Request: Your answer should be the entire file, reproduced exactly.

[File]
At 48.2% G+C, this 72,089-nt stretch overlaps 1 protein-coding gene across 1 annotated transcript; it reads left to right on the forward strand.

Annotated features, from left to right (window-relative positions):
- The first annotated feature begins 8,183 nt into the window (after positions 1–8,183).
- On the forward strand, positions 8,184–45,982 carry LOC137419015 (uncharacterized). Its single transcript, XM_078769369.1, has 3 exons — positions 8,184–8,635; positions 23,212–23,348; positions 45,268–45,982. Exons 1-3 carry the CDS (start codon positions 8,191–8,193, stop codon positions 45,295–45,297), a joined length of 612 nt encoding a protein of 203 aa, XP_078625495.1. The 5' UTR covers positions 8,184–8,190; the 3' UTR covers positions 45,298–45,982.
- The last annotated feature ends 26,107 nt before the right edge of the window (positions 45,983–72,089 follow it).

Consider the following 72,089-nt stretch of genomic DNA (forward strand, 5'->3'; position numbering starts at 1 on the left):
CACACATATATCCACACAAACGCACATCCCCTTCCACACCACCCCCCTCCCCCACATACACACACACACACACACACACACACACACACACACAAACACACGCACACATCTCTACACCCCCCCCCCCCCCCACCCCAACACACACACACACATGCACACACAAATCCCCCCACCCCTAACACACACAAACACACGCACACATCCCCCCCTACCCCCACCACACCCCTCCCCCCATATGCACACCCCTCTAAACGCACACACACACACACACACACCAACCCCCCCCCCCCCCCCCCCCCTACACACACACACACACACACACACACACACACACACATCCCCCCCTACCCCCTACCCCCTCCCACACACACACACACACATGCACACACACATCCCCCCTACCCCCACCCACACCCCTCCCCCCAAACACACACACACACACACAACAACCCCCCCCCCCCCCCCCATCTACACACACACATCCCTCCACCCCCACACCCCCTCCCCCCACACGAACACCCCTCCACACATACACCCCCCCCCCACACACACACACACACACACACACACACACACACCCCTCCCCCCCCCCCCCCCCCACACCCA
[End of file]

At 48.2% G+C, this 72,089-nt stretch overlaps 1 protein-coding gene across 1 annotated transcript; it reads left to right on the forward strand.

Annotated features, from left to right (window-relative positions):
- The first annotated feature begins 8,183 nt into the window (after positions 1–8,183).
- On the forward strand, positions 8,184–45,982 carry LOC137419015 (uncharacterized). Its single transcript, XM_078769369.1, has 3 exons — positions 8,184–8,635; positions 23,212–23,348; positions 45,268–45,982. Exons 1-3 carry the CDS (start codon positions 8,191–8,193, stop codon positions 45,295–45,297), a joined length of 612 nt encoding a protein of 203 aa, XP_078625495.1. The 5' UTR covers positions 8,184–8,190; the 3' UTR covers positions 45,298–45,982.
- The last annotated feature ends 26,107 nt before the right edge of the window (positions 45,983–72,089 follow it).

Consider the following 72,089-nt stretch of genomic DNA (forward strand, 5'->3'; position numbering starts at 1 on the left):
CACACATATATCCACACAAACGCACATCCCCTTCCACACCACCCCCCTCCCCCACATACACACACACACACACACACACACACACACACACACAAACACACGCACACATCTCTACACCCCCCCCCCCCCCCACCCCAACACACACACACACATGCACACACAAATCCCCCCACCCCTAACACACACAAACACACGCACACATCCCCCCCTACCCCCACCACACCCCTCCCCCCATATGCACACCCCTCTAAACGCACACACACACACACACACACCAACCCCCCCCCCCCCCCCCCCCCTACACACACACACACACACACACACACACACACACACATCCCCCCCTACCCCCTACCCCCTCCCACACACACACACACACATGCACACACACATCCCCCCTACCCCCACCCACACCCCTCCCCCCAAACACACACACACACACACAACAACCCCCCCCCCCCCCCCCATCTACACACACACATCCCTCCACCCCCACACCCCCTCCCCCCACACGAACACCCCTCCACACATACACCCCCCCCCCACACACACACACACACACACACACACACACACACCCCTCCCCCCCCCCCCCCCCCACACCCA